Kid’s Backpack Safety

10 Tips For Choosing Your Child’s Backpack

Have you ever noticed your child leaving the house for school in the morning looking like Quasimodo?

A book bag or backpack worn improperly or excessive in weight can “put children at increased risk for spinal injury” says Mary Ann Wilmarth, PT, DPT, MS, OCS, director of the transitional doctor of physical therapy degree at Northeastern University in Boston. According to Wilmarth, “the most common ailment among working Americans adults is back pain.”

With as many as 7,500 students across the country being treated for backpack related injuries each year, according to the U.S. Consumer Product Safety Commission, clinicians, lawmakers and school boards alike have begun to weigh in on the issue of backpack safety and will determine how to take protective measures so children don’t injure themselves carrying their books. Proposals that have been suggested include school districts issuing separate sets of heavy textbooks for in-school and at-home use, setting maximum weight standards for textbooks, and e-text or online textbook options.

“Heavy backpacks have an obstructive impact on the posture and spinal health of children,” says Dr. Jerry DeGrado, National Backpack Safety Chairman of the Congress of Chiropractic State Associations. Children’s bones and joints are still developing and we don’t want them to put excessive strain on their bodies from carrying too much weight and walking with improper posture. Many health care professionals see the effects of poor posture everyday in clinical practice and if these adults had been taught correct postural alignment when they were kids – they would not be in as much pain as they are now!

Teach your children how to properly ‘strap-up’ in the morning to ensure a reduced risk of back pain.

Here are 10 backpack tips to help straighten out your little ones before they end up in pain!

Pack Selection – What kind of backpack should you get for your child?

1. Despite the ever-growing popularity of single strap backpacks, a double-strapped backpack will actually promote better spinal alignment through a more symmetrical distribution of weight.

2. The more padding on the straps the better, as this will help to relieve pressure on the shoulders and back.

3. Additional straps are a good idea as well; chest and hip belts help transfer some of the weight from the back making carrying around the load more of a group effort if you will.

4. As far as the actual design of the backpack goes, consider a pack with multiple compartments to not only help with weight distribution, but also it is easier to access the contents of the bag.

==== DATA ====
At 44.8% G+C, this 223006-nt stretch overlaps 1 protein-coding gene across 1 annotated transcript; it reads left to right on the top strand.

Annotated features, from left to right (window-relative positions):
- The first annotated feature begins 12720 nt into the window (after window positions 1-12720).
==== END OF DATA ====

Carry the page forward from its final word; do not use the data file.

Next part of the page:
(An aside note: a bag with reflective material makes the wearer more visible to drivers at night.)

Pack Placement – How should your child wear a backpack?

5. The straps of the pack should be easily adjusted to allow easy on and off; excessive twisting when installing or removing a pack can take a toll on the back after awhile.

6. When wearing the pack, it should rest in the middle and lower part of the back where the muscles are strongest. When worn too low, the body will compensate by leaning forward and taking on an improper posture, which in turn leave muscles fatigued and more vulnerable to injuries.

Pack Stocking – How much weight is too much?

7. In order to prevent risk of injury the weight of a backpack’s contents should not exceed 10 -15% of the wearer’s body weight. For example, a 50-pound child should not have a pack that is more than 5 – 7.5 pounds. It’s pretty easy to exceed that with just a few books and a couple of extra rocks, shoes or toys!

8. A good way to cut down on the load might be to only take supplies that are necessary. That means before each trip, either home or to school, checking and taking out what is not needed.

9. When organizing items in the pack try to keep heavier books and items closer to the back, this will ensure the back muscles aren’t working harder than they need to.

10. If feasible, have two copies of a heavier text (one for school, one for home), so you don’t have to carry so much.

Help your children ‘take a load off’ this school season by teaching them how to think safe when it comes to their backpacks.

If these ergonomic backpack tips and tricks are instilled at a young age, they will become second nature to your loved ones and hopefully help to prevent them from having to seek out a chiropractor or massage therapist for nagging back pain relief!